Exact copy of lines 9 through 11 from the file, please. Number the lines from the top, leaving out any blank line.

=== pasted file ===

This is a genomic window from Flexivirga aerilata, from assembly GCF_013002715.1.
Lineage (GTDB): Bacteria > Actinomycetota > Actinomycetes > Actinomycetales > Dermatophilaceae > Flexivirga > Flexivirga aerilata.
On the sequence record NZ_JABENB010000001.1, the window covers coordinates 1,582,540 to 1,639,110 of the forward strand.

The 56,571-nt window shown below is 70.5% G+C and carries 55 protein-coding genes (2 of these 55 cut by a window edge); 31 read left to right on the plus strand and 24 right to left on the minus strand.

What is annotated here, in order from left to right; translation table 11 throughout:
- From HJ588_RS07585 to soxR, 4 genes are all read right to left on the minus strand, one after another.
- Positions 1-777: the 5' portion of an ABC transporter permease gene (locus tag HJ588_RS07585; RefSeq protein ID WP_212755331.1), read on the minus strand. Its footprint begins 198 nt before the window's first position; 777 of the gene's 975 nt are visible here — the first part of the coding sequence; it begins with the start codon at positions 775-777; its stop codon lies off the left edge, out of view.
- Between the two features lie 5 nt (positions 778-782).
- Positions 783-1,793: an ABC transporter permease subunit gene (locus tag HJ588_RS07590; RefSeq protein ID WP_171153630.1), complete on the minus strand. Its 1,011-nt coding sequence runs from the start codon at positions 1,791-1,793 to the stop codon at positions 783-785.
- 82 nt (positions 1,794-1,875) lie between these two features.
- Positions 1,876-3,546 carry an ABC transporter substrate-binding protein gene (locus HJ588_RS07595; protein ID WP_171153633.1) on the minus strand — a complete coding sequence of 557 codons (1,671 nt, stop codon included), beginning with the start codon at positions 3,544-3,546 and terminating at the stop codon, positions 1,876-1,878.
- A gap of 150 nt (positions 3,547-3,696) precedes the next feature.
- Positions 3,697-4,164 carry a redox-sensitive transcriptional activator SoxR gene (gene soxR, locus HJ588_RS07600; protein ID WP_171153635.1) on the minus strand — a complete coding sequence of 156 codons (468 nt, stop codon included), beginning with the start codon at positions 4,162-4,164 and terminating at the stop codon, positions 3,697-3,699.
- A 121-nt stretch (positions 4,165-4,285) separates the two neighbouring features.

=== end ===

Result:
- Positions 783-1,793: an ABC transporter permease subunit gene (locus tag HJ588_RS07590; RefSeq protein ID WP_171153630.1), complete on the minus strand. Its 1,011-nt coding sequence runs from the start codon at positions 1,791-1,793 to the stop codon at positions 783-785.
- 82 nt (positions 1,794-1,875) lie between these two features.
- Positions 1,876-3,546 carry an ABC transporter substrate-binding protein gene (locus HJ588_RS07595; protein ID WP_171153633.1) on the minus strand — a complete coding sequence of 557 codons (1,671 nt, stop codon included), beginning with the start codon at positions 3,544-3,546 and terminating at the stop codon, positions 1,876-1,878.